Grand National

Grand National

4.5 2
by John Butler Trio
     
 

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It's been a few years now since John Butler and his trio first cracked the American market, but he's never had quite the same success in the U.S. as he has had in Australia, his father's homeland and his own residence for the past 20-odd years. Butler, however, should feel confident that he can hold his own against any of the Dave Matthewses, See more details below

Overview

It's been a few years now since John Butler and his trio first cracked the American market, but he's never had quite the same success in the U.S. as he has had in Australia, his father's homeland and his own residence for the past 20-odd years. Butler, however, should feel confident that he can hold his own against any of the Dave Matthewses, Ben Harpers, or John Mayers (all three of whom he can be easily compared to) out there. He's playing pop music, with all the sentimental, occasionally trite lyrics and clean major chord phrasing that accompany that style, but it's pop music done well, with impressive musicianship from Butler (on banjo, lapsteel, and acoustic and electric guitar), percussionist Michael Barker, and bassist Shannon Birchall. Nearly every song on Grand National features at least one instrumental solo, the kind that rolls and sings and grooves and would make Robert Randolph proud, moving close to jam band territory without immersing itself fully in it (only one song, "Gov Did Nothin'," reaches far past the four- or five-minute mark, much in part thanks to a great New Orleans-styled brass band that plays the piece out to a close, and is worth every second). His willingness to explore other genres besides bluesy folk pop -- reggae in "Groovin' Slowly," hip-hop in "Daniella," and modern rock in "Devil Running" -- certainly adds a nice diversity to the album, but unfortunately this talent is double-edged, as it also becomes the album's greatest flaw. Butler often tries to encompass too much, to do too much, and because of this, comes off sounding a little corny (in the aforementioned "Daniella," for example, which is more embarrassing than anything else), truncating words in a weird Dave Matthews-meets-Adam Sandler kind of way that's too forced and unnatural to sit well. And though it's nice to hear, in "Funky Tonight," for example, that he doesn't take himself too seriously, his simple rhymes and delivery are a bit too silly when they're about love and dancing. When he uses them in his socially and politically oriented pieces, however ("And with God on both sides/If death is justified/Whatever the name/Then we're all to blame," he sings on "Fire in the Sky"), they ring more truly, or at least more originally. But what Butler does best -- writing and performing well-crafted pop songs, and sounding like he's having fun all the while -- is good, and though Grand National still may not be his entry up the Billboard charts, it's a welcome entry nonetheless.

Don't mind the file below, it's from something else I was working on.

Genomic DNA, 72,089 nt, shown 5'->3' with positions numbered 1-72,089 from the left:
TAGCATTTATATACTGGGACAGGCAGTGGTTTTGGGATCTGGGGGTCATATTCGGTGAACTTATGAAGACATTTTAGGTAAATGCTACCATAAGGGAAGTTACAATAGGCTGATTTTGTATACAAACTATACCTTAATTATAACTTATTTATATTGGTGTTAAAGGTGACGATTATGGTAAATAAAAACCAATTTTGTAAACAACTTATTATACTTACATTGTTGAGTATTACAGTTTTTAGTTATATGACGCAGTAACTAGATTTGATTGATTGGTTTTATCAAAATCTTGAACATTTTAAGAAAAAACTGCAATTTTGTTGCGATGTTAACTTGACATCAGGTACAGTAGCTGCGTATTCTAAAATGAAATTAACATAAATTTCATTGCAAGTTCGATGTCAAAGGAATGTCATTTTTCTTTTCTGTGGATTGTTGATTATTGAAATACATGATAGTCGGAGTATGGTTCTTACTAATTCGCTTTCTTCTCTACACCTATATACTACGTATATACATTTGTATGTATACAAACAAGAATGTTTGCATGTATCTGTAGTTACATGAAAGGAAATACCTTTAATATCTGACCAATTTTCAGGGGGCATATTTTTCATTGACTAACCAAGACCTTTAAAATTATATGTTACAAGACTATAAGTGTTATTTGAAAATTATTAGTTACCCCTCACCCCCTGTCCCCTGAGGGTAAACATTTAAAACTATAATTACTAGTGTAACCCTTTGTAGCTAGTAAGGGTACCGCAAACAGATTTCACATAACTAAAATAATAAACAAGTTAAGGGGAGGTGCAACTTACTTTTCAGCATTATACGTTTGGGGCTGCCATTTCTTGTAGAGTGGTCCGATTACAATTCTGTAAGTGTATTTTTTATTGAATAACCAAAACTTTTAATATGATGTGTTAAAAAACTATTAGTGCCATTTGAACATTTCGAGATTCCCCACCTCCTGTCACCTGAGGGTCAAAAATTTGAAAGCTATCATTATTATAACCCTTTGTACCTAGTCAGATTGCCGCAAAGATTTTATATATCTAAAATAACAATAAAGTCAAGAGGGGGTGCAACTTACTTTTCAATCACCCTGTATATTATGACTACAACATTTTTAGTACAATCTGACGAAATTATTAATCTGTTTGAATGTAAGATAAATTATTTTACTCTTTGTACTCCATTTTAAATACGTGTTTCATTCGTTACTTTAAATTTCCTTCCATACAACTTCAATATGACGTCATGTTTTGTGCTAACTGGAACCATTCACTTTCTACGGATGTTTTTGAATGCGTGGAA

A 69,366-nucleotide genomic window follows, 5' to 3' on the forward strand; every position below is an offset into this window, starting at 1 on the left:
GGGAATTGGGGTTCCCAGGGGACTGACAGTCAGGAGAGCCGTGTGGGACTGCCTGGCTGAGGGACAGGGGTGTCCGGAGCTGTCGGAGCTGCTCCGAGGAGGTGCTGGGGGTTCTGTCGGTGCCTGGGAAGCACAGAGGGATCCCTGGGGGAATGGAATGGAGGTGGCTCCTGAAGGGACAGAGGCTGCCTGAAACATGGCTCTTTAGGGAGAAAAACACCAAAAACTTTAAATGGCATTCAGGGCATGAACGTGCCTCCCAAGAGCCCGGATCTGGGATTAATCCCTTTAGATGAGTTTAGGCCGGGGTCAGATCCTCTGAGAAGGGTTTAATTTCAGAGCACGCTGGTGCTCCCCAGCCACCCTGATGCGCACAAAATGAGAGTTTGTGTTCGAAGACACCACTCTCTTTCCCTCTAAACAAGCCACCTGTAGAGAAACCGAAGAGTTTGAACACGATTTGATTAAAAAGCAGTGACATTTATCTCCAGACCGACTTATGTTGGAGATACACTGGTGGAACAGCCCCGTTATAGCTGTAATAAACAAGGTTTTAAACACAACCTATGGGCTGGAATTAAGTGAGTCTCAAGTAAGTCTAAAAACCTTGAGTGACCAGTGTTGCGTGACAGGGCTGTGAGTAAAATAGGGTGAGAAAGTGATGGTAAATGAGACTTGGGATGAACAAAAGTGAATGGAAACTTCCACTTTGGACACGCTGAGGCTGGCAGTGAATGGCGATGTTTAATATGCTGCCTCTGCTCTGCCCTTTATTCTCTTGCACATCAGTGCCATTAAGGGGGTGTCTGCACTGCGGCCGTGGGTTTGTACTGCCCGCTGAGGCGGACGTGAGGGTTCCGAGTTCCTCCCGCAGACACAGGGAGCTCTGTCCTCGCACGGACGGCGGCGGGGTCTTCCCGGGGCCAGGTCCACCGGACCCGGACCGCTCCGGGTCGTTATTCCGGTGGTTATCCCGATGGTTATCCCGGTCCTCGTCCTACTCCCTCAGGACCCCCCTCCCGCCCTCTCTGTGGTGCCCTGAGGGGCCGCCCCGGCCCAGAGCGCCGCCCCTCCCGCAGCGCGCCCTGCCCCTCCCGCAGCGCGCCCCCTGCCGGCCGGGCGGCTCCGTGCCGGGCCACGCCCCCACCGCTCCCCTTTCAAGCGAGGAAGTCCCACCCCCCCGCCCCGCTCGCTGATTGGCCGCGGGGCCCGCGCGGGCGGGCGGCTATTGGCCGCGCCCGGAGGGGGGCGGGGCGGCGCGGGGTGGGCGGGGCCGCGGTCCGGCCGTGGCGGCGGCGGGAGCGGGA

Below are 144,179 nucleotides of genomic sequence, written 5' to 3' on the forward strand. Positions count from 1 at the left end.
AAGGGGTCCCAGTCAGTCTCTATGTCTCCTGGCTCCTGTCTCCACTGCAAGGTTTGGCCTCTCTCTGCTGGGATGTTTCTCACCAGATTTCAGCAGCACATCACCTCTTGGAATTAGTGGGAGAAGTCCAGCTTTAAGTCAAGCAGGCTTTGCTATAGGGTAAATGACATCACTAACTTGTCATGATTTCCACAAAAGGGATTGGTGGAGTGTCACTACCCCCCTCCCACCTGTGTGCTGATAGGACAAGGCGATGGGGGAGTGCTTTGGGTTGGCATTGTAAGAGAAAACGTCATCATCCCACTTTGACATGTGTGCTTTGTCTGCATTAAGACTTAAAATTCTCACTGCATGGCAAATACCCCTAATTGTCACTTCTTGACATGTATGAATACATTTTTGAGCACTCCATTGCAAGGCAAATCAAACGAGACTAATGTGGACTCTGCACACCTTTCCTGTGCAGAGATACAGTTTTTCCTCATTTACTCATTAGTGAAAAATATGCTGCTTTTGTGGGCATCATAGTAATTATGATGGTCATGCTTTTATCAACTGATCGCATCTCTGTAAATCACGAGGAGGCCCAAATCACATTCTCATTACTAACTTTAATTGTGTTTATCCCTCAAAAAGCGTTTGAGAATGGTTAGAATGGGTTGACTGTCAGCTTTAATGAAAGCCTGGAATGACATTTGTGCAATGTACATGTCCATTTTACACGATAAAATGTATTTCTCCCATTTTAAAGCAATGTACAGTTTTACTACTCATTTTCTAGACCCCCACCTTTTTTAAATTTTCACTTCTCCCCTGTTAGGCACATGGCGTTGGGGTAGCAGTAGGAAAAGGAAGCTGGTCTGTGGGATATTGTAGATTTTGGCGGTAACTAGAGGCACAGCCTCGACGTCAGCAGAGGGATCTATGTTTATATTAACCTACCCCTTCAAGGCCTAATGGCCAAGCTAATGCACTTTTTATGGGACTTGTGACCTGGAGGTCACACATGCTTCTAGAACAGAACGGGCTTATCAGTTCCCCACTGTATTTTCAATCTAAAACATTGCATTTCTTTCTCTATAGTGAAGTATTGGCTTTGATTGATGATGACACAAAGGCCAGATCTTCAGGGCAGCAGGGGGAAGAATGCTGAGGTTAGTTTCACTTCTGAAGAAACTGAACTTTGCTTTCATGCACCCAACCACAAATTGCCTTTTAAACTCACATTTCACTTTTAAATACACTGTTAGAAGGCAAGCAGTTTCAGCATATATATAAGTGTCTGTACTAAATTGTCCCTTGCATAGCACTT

Product Details

Release Date:
03/27/2007
Label:
Atlantic
UPC:
0075678999642
catalogNumber:
101649

Tracks

Album Credits

Performance Credits

John Butler Trio   Primary Artist
Linda Bull   Background Vocals
Vika Bull   Vocals,Background Vocals,Soloist
Money Mark   Clavicembalo
Ray Pereira   talking drum
Sue Simpson   Violin
Helen Mountford   Cello
Jex Saarelaht   Piano,Hammond Organ
Bobby Singh   Tabla
Janette Mason   Violin
Michael Barker   Bongos,Conga,Drums,Glockenspiel,Marimbas,Tambourine,Timbales,Background Vocals,Kalimba,Claves,Timpani,Vibraslap,Vibes,Shaker,cowbell,Beat Box,Tubular Bells,Tongue Drum,Crotale,Cabasa
John Butler   Acoustic Guitar,Banjo,Harmonica,Electric Guitar,Ukulele,Vocals,yidaki,Lap Steel Guitar,Guitar (Nylon String),Guitar (Resonator),Weissenborn,Guitar (11 String)
Nicky Bomba   Vocals,Chant,Hand Clapping
Charlotte Armstrong   Violin
Andrea Keeble   Violin
Shannon Birchall   Violin,Bass Guitar,Background Vocals,Double Bass
Danielle Caruana   Vocals,Background Vocals,Chant,Hand Clapping
Eugene Ball   Trumpet
Aaron Barndon   Violin
Michael Caruana   Piano,Hammond Organ,Wurlitzer
Jessie Goninon   Vocals,Chant,Hand Clapping
Stacia Goninon   Vocals,Chant,Hand Clapping
Chad Hedley   Turntables
Stephanie Thom   Violin
Erkki Veltheim   Viola

Technical Credits

Mario Caldato   Producer,Engineer
Michael Barker   Producer,Contributor
Tom Walker   Artwork,Concept
John Butler   Composer,Producer,Artwork,Concept
Shannon Birchall   Composer,Producer,String Arrangements
Robin Mai   Engineer
Carmey Ground   Packaging Manager
George Nikoloudis   Engineer

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Grand National 4.5 out of 5 based on 0 ratings. 2 reviews.
Guest More than 1 year ago
I cannot fathom why the John Butler Trio is not a major hit in the US. I have seem them three times in San Diego, at the House of Blues twice and small intimate venue hosted by KPRI, a local radio station. Whether in a full-on electric roar or an acoustic setting, they are superb musicians and seem to be digging every second of their performance. This album is a great example of their style, although Sunrise Over Sea probably has more "shouldabeenahits" than this collection. Their music is so organic and alive and fun, instead of the over-produced sound-a-likes that are getting huge playtime. Buy their albums, go see them live. The only fear I have of their success is that they won't play smaller venues anymore.
Anonymous More than 1 year ago